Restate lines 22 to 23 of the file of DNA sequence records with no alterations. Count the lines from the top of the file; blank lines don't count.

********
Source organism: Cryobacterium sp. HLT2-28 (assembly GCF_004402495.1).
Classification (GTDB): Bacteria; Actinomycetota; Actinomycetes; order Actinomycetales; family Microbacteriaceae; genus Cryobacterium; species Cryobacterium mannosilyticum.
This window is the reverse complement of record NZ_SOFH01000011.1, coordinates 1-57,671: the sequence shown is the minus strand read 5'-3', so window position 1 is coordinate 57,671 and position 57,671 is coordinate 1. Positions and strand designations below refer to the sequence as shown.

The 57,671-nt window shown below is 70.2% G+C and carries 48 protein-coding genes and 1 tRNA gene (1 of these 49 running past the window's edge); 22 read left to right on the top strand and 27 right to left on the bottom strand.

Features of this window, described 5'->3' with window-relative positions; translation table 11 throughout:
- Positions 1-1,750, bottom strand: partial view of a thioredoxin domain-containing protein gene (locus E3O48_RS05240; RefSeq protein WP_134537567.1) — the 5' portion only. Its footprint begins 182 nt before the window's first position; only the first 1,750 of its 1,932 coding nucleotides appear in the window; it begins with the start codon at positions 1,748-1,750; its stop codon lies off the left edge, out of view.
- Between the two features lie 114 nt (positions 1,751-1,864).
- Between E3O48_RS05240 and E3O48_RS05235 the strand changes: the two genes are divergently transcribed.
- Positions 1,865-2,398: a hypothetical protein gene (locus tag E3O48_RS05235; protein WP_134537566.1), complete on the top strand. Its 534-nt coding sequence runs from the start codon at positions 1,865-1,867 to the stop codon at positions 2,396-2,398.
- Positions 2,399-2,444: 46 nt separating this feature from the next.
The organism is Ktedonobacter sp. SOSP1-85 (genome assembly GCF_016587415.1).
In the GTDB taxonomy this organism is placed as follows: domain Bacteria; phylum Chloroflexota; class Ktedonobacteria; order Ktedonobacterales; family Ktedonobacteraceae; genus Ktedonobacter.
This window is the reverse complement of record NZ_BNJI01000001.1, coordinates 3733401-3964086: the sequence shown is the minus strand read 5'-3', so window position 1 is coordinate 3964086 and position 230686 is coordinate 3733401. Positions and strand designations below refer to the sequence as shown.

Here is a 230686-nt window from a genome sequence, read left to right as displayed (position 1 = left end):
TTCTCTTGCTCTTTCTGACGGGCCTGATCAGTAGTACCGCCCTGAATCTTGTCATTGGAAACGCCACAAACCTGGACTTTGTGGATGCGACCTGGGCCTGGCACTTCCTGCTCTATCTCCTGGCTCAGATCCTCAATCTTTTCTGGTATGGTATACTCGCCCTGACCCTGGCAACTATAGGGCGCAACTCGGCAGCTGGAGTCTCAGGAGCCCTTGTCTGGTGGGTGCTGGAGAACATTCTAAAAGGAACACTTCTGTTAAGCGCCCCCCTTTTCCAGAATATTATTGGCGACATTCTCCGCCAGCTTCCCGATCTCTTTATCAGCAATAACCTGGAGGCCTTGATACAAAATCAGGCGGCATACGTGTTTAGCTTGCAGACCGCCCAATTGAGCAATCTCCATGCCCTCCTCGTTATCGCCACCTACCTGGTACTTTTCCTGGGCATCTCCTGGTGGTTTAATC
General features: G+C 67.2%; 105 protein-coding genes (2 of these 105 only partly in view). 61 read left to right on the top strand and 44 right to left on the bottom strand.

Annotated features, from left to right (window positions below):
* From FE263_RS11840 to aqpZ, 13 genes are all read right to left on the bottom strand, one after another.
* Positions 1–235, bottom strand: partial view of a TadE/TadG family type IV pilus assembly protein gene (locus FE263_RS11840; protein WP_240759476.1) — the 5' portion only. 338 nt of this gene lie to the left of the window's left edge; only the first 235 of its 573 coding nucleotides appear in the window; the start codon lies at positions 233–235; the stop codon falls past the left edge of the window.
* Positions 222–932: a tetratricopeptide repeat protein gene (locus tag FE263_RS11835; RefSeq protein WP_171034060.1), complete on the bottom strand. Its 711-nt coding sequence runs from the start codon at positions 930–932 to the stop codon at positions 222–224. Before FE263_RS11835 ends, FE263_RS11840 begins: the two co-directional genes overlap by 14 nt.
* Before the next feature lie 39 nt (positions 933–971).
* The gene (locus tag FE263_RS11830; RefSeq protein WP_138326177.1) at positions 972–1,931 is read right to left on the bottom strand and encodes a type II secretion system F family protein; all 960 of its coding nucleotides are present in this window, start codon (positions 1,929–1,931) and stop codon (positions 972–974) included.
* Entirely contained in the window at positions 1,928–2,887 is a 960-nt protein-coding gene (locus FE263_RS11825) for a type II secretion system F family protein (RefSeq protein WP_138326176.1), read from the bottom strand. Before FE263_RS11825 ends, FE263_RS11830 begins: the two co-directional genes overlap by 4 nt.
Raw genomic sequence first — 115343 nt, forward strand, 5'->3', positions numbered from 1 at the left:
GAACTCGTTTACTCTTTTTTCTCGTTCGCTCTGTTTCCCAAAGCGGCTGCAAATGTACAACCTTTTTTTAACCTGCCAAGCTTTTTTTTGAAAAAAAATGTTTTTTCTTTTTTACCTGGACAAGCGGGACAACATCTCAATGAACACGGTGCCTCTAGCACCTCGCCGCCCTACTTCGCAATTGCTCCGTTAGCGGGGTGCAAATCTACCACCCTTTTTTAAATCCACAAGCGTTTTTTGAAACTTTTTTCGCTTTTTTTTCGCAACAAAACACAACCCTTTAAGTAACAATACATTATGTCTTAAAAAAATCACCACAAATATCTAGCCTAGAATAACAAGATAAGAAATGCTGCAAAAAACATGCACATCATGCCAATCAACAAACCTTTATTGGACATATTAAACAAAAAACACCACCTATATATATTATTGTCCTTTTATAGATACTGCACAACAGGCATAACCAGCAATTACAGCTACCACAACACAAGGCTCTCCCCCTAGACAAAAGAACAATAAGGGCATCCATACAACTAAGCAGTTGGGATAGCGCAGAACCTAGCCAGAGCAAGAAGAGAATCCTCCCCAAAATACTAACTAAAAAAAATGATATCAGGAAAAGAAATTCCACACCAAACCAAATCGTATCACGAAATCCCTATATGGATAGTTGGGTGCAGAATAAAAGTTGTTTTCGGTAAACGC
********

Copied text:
* The gene (locus tag FE263_RS11830; RefSeq protein WP_138326177.1) at positions 972–1,931 is read right to left on the bottom strand and encodes a type II secretion system F family protein; all 960 of its coding nucleotides are present in this window, start codon (positions 1,929–1,931) and stop codon (positions 972–974) included.
* Entirely contained in the window at positions 1,928–2,887 is a 960-nt protein-coding gene (locus FE263_RS11825) for a type II secretion system F family protein (RefSeq protein WP_138326176.1), read from the bottom strand. Before FE263_RS11825 ends, FE263_RS11830 begins: the two co-directional genes overlap by 4 nt.